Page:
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# Statistics and Data Analysis with Excel, Part 2

### Overview

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This course is meant to be a direct continuation of "Statistics and Data Analysis with Excel, Part 1." Therefore, it is not recommended to take Part 2 unless you've also taken Part 1. Building on the topics learned in Part 1 of the course (probability, probability mass and density functions, the normal and standard normal distributions), this course dives into a more applied side of statistics. Topics in Part 2 include sampling distributions; one-sample hypothesis tests on the mean, variance, and binomial proportion; two-sample hypothesis tests (comparison of means, variances, and binomial proportions of samples drawn from two populations); simple (straight-line) regression; multilinear regression; and analysis of variance (ANOVA). Statistical techniques are taught with the help of Microsoft Excel, which is an intuitive software package that has many built-in functions and tools for statistical analysis. This course is the second course out of three that comprise the specialization "Statistics and Applied Data Analysis." Course 3 will focus on statistical analysis in the statistical software package RStudio.

### Syllabus

• Introduction and Review
• Week 1 of the course is an introduction to Part 2 of "Statistics and Data Analysis with Excel." You will have several short, orientation-type reading assignments and you will have the opportunity to review some important concepts from Part 1 of the course. Finally, you'll be introduced to some of the main concepts and goals of the course.
• Sampling Distributions and the Central Limit Theorem
• In Week 2 of the course, you will learn all about sampling distributions and how they are different from population distributions, which you learned about in Part 1 of the course. You will also learn about the "variance known" and "variance unknown" cases and the differences between them. You'll learn all about the T distribution and how to create confidence intervals on the population mean when variance is known and unknown. Finally, you will learn about the chi-squared distribution and how to create confidence intervals on the population variance.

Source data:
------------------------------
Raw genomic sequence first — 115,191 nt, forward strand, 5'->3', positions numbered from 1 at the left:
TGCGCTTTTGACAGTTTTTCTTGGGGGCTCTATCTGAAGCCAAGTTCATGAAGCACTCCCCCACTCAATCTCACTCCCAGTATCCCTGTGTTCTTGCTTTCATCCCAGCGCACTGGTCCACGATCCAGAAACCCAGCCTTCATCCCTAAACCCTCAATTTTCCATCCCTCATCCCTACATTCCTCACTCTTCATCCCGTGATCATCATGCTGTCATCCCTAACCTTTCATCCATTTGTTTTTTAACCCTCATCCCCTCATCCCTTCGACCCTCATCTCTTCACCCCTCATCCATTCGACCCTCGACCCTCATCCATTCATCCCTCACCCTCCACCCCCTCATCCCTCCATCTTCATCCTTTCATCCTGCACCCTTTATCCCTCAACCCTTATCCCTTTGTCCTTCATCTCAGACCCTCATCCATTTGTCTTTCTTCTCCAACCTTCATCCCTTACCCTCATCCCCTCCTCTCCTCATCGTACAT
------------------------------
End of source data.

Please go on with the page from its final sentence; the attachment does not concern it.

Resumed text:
• One-Sample Hypothesis Tests
• Week 3 will introduce you to hypothesis testing. You will perform hypothesis tests on single-sample parameters (mean and variance). You will then learn about Type I and Type II errors, how to calculate beta and power, and how to determine sample size for a specified power of the test. Finally, you will learn how to perform hypothesis tests on a binomial proportion.
• Two-Sample Hypothesis Tests
• Week 4 is all about hypothesis tests related to comparision of means, variances, and binomial proportions of two populations. You will also learn how to perform paired T-tests and you will learn how to use the F distribution.
• Linear Regression
• Week 5 introduces you to linear regression models. You will learn how to create simple linear regression models, perform hypothesis tests on the slope and intercept, and calculate the coefficient of determination and adjusted R-squared value. You will also learn how to use Excel's Regression tool to create linear regression models.
• Multilinear Regression
• Building off of concepts you learned in Week 5 of the course, Week 6 will introduce you to multiple linear regression models. You will learn how to perform hypothesis tests on model parameters and how to create confidence and prediction intervals. Finally, you will be introduced to nonlinear regression (logistic regression).
• ANOVA
• In Week 7, you will learn the basics of one-way and two-way analysis of variance (ANOVA). You will learn how to do this "by hand" and also using a built-in tool in Excel.

### Taught by

Charlie Nuttelman

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